DOD rapped on Web tracking
- By George I. Seffers
- Feb 04, 2001
If the Defense Department continues buying information on school kids' Internet-surfing habits, it may set a dangerous precedent for industry and government, privacy advocates say.
The Pentagon's Defense Manpower Data Center awarded a nine-month, nearly $15,000 contract in January to Roper Starch Worldwide, a New York marketing firm partnered with N2H2 Inc., whose Internet- filtering software is installed on school computers across the country. N2H2 markets its software to schools, parents and employers who want to filter Internet content of a dubious nature and to protect user privacy.
More than 13 million students in North America viewed more than 4 billion Internet pages delivered by the N2H2 software last year alone, according to the company's Web site.
The two companies will provide DOD with "Class Clicks" reports, which include data about how many times 23 specific military Web sites are viewed by students at the schools using N2H2's software. The Web sites include the main sites for each military service, the National Guard, the Army Reserve and the Coast Guard. The information will be used to see how effectively the military is reaching kids.
The information "is not even used for recruiting purposes. It's more along the lines of how many people are coming in and visiting our sites," said Maj. Tim Blair, a Pentagon spokesman.
The irony, according to critics, is that schools and libraries buy filtering software in part because the Children's Internet Protection Act requires that they do so in order to obtain federal funding. The law was intended to protect children's privacy, but some critics contend it is having the opposite effect.
"We argued that [the information] was going to be used in exactly this way when [the children's act] was before Congress, but it didn't get the attention it deserved," said Ari Schwartz, policy analyst at the Center for Democracy and Technology in Washington, D.C.
Allen Goldblatt, director of corporate communications for N2H2, denied the school is violating privacy rights because the data being provided does not identify individual kids or even "whether they're girls or boys." Identifying individuals in case of any incident requiring investigation would require the full cooperation of the school, Goldblatt said.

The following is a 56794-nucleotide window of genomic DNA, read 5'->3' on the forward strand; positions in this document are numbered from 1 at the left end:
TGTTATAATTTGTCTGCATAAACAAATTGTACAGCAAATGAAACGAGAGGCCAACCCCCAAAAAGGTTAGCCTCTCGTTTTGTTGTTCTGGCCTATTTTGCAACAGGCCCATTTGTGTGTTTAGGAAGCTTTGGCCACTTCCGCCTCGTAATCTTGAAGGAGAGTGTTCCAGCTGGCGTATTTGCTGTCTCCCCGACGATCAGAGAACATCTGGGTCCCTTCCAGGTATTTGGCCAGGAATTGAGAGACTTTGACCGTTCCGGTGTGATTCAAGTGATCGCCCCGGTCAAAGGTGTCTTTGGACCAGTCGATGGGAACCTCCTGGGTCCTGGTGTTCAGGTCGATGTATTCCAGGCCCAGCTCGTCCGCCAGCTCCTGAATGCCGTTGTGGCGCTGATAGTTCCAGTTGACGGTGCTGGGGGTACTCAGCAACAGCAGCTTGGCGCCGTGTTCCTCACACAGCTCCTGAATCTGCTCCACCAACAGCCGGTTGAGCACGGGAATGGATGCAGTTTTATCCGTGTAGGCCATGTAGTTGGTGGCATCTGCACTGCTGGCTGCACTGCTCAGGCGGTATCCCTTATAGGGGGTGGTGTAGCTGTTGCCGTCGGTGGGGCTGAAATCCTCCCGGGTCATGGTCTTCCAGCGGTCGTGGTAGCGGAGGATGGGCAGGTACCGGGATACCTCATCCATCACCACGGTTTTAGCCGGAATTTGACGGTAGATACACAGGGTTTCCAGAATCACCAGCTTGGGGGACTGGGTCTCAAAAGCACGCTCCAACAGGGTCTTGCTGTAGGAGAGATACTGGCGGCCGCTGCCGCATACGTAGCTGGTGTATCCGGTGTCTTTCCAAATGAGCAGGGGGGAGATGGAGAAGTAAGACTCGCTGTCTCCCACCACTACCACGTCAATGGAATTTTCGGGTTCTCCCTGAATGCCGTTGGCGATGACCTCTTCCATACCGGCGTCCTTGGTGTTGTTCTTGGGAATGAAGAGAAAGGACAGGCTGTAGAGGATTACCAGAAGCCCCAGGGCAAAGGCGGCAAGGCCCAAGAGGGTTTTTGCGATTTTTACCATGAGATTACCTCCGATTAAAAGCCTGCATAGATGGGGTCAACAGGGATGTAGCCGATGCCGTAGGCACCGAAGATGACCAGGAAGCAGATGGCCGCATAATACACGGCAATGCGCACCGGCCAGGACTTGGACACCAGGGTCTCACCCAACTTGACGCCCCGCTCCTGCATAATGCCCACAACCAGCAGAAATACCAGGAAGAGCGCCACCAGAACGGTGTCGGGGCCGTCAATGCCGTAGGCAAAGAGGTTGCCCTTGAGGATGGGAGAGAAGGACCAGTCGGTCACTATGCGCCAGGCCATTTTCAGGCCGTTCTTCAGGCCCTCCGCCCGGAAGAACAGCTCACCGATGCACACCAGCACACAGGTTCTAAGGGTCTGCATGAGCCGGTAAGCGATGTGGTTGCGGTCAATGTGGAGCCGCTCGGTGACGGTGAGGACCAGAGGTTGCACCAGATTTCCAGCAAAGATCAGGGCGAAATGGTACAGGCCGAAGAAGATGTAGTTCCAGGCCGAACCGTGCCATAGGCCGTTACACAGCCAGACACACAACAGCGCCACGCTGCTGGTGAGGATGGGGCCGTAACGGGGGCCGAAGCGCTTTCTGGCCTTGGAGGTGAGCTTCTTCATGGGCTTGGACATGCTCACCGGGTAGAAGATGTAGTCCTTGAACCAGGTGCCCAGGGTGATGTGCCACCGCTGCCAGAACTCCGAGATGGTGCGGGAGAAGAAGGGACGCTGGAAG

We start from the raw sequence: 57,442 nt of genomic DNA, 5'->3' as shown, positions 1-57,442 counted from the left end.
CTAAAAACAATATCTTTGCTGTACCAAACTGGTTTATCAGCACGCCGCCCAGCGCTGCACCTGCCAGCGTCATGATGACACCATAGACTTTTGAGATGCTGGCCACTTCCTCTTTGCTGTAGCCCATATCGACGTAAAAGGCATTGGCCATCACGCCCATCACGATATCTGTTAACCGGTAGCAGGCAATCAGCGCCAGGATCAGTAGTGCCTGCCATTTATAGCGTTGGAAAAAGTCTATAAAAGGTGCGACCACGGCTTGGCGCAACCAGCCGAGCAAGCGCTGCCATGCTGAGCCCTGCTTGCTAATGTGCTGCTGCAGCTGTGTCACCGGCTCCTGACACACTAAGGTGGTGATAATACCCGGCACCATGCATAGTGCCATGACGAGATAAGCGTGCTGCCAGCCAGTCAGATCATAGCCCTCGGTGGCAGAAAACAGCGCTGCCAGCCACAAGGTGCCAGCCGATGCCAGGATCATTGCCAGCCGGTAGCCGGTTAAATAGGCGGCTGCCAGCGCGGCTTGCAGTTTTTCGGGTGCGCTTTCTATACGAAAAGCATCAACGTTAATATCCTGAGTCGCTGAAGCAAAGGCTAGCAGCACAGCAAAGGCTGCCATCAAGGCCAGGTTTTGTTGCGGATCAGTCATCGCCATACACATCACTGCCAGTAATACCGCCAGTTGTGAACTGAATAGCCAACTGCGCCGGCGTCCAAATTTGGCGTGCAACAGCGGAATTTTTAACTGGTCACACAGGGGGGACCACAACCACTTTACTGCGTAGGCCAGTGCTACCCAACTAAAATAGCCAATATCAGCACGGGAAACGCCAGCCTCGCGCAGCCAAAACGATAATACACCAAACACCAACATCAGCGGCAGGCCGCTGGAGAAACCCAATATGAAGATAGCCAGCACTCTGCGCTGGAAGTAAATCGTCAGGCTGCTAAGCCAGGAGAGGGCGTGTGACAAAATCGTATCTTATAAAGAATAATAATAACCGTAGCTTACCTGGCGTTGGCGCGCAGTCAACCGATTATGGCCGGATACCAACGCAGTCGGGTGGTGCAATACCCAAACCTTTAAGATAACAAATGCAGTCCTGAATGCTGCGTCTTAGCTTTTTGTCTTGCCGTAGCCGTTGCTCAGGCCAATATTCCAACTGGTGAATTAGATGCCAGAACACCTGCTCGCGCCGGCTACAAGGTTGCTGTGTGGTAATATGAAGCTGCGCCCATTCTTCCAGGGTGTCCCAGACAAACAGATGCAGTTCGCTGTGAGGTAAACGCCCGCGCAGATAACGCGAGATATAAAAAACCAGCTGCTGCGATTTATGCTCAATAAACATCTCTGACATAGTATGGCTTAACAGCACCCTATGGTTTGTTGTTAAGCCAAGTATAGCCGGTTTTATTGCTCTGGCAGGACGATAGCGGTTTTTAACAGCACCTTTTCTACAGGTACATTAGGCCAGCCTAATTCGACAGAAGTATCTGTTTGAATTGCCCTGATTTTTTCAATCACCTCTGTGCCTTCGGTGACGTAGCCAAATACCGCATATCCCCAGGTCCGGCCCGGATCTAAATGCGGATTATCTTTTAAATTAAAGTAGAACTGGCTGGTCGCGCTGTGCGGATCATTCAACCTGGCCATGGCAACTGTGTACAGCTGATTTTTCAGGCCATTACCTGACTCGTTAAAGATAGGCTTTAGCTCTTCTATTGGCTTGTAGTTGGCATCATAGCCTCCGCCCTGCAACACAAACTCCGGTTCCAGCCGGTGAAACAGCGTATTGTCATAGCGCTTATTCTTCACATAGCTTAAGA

That distinction does not console the critics. "They say this is done in an anonymous way. We disagree," Schwartz said. "They have the Web logs, and it can be tracked back to an individual if need be, especially when sold to an agency with national security and law enforcement concerns."
For example, he said, if a student were to illegally hack into a military network using a school computer, the Pentagon might compel the school and the companies to identify the student involved. "There are better ways to find hackers than by using software that is supposed to protect privacy."
Schwartz added that other government agencies — especially law enforcement or national security agencies — could follow DOD's lead. "And that's unfortunate. Let's make that clear," he said.
Commercial Alert, an organization that aims to protect children from marketing and advertising, protested the business transactions in a Jan. 29 letter to Defense Secretary Donald Rumsfeld, referring to N2H2 as a "corporate predator that snoops on schoolchildren for monetary gain." It asked the Pentagon to cut all business ties with N2H2.
"It is not the role of schools to have market research extracted from them. This is the use of schools to extract information from students for marketing purposes," said Gary Ruskin, spokesman for Commercial Alert. "It's a misuse of state power."
Goldblatt insists that the software is not intended to be intrusive. "We are not spying on school kids. We have always been about protecting school kids. That's what we do, and we would not compromise that."